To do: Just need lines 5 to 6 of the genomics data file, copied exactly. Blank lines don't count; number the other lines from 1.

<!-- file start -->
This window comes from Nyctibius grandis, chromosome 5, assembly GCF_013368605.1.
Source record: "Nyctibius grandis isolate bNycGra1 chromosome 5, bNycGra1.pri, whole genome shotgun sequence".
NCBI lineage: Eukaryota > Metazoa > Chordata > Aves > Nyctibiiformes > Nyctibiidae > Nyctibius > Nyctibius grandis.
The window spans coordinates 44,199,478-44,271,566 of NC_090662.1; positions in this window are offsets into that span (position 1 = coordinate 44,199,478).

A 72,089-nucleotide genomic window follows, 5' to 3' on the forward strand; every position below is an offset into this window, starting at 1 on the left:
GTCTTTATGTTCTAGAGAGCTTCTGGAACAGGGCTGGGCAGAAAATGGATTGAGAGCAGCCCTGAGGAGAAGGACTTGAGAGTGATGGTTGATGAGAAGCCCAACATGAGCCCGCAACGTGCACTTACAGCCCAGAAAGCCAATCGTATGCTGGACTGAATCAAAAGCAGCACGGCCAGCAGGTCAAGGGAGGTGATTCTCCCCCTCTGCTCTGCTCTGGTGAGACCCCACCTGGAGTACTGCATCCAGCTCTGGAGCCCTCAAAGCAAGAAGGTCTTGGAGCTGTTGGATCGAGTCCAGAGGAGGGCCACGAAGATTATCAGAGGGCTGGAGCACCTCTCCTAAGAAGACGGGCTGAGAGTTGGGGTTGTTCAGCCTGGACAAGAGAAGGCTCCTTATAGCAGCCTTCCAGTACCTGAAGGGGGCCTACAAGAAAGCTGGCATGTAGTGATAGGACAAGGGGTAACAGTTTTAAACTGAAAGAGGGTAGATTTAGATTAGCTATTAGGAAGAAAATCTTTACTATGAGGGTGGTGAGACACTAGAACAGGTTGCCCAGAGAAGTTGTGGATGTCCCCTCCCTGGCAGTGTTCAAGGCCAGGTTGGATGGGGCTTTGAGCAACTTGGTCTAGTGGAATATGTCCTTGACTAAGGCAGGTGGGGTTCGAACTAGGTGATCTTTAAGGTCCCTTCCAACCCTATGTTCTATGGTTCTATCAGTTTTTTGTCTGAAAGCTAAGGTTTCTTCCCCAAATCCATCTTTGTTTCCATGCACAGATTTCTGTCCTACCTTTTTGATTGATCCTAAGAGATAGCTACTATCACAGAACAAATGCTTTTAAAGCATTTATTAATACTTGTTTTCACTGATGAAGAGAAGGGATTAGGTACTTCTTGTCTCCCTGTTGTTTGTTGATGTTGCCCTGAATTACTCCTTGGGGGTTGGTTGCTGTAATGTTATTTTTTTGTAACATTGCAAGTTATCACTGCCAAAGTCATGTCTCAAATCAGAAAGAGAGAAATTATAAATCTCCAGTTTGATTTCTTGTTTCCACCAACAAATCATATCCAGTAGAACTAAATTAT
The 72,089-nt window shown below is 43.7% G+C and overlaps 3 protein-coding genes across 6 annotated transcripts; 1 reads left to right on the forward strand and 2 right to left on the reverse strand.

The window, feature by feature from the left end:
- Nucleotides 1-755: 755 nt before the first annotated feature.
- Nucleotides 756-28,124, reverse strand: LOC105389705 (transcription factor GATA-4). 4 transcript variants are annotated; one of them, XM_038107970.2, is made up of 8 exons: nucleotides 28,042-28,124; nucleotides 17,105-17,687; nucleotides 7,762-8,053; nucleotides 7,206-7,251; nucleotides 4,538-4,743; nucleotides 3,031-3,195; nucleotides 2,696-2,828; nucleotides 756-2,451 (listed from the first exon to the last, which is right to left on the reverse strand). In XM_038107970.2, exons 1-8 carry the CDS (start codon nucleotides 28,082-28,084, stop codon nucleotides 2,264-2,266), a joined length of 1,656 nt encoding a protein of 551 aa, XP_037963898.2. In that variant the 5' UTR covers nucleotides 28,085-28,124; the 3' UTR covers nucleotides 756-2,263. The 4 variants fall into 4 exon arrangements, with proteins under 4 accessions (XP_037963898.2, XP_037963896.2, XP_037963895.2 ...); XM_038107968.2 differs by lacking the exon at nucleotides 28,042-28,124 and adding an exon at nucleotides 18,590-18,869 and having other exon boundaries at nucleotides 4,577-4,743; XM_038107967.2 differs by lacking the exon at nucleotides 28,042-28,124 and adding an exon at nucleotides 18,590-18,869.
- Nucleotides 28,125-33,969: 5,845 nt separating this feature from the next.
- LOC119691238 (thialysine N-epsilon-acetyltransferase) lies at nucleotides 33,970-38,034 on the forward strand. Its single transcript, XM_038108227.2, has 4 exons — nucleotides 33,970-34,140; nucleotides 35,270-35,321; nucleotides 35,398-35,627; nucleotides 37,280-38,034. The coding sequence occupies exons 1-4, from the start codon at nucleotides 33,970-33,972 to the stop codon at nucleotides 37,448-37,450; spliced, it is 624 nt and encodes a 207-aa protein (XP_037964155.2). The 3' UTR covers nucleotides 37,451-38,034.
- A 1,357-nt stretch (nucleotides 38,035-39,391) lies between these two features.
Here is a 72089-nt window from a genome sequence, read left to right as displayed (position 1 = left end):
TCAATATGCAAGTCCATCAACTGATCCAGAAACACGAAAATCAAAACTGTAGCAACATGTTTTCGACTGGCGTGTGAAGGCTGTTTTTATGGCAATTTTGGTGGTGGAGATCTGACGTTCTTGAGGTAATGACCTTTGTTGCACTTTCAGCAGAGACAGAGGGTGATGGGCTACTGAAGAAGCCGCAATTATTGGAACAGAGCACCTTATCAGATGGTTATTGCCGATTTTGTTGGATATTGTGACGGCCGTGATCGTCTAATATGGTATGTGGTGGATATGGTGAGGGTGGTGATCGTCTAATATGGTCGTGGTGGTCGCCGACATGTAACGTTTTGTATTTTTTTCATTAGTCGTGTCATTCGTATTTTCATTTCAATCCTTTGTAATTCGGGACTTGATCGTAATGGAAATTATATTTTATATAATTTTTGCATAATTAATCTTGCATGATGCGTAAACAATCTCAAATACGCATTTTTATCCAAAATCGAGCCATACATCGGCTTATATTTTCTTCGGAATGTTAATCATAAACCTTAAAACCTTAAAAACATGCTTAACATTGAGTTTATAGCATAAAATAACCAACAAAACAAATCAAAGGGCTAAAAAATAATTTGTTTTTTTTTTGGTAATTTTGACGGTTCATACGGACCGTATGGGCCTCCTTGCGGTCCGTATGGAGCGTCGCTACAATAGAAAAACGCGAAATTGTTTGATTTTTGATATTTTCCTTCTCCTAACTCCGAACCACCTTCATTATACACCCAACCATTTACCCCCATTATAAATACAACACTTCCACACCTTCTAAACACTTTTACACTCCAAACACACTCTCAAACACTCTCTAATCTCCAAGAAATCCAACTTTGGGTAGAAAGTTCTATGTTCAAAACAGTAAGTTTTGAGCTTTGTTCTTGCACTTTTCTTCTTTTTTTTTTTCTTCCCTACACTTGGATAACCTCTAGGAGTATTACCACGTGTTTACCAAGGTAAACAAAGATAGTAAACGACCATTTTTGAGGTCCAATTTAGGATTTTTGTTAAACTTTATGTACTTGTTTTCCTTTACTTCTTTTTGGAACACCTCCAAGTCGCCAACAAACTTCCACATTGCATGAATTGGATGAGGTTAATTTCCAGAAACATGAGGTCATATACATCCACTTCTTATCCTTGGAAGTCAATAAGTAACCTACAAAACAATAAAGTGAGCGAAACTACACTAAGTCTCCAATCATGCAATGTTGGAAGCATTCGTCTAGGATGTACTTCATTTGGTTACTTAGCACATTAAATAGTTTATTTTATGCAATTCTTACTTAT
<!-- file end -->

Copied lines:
A 72,089-nucleotide genomic window follows, 5' to 3' on the forward strand; every position below is an offset into this window, starting at 1 on the left:
GTCTTTATGTTCTAGAGAGCTTCTGGAACAGGGCTGGGCAGAAAATGGATTGAGAGCAGCCCTGAGGAGAAGGACTTGAGAGTGATGGTTGATGAGAAGCCCAACATGAGCCCGCAACGTGCACTTACAGCCCAGAAAGCCAATCGTATGCTGGACTGAATCAAAAGCAGCACGGCCAGCAGGTCAAGGGAGGTGATTCTCCCCCTCTGCTCTGCTCTGGTGAGACCCCACCTGGAGTACTGCATCCAGCTCTGGAGCCCTCAAAGCAAGAAGGTCTTGGAGCTGTTGGATCGAGTCCAGAGGAGGGCCACGAAGATTATCAGAGGGCTGGAGCACCTCTCCTAAGAAGACGGGCTGAGAGTTGGGGTTGTTCAGCCTGGACAAGAGAAGGCTCCTTATAGCAGCCTTCCAGTACCTGAAGGGGGCCTACAAGAAAGCTGGCATGTAGTGATAGGACAAGGGGTAACAGTTTTAAACTGAAAGAGGGTAGATTTAGATTAGCTATTAGGAAGAAAATCTTTACTATGAGGGTGGTGAGACACTAGAACAGGTTGCCCAGAGAAGTTGTGGATGTCCCCTCCCTGGCAGTGTTCAAGGCCAGGTTGGATGGGGCTTTGAGCAACTTGGTCTAGTGGAATATGTCCTTGACTAAGGCAGGTGGGGTTCGAACTAGGTGATCTTTAAGGTCCCTTCCAACCCTATGTTCTATGGTTCTATCAGTTTTTTGTCTGAAAGCTAAGGTTTCTTCCCCAAATCCATCTTTGTTTCCATGCACAGATTTCTGTCCTACCTTTTTGATTGATCCTAAGAGATAGCTACTATCACAGAACAAATGCTTTTAAAGCATTTATTAATACTTGTTTTCACTGATGAAGAGAAGGGATTAGGTACTTCTTGTCTCCCTGTTGTTTGTTGATGTTGCCCTGAATTACTCCTTGGGGGTTGGTTGCTGTAATGTTATTTTTTTGTAACATTGCAAGTTATCACTGCCAAAGTCATGTCTCAAATCAGAAAGAGAGAAATTATAAATCTCCAGTTTGATTTCTTGTTTCCACCAACAAATCATATCCAGTAGAACTAAATTAT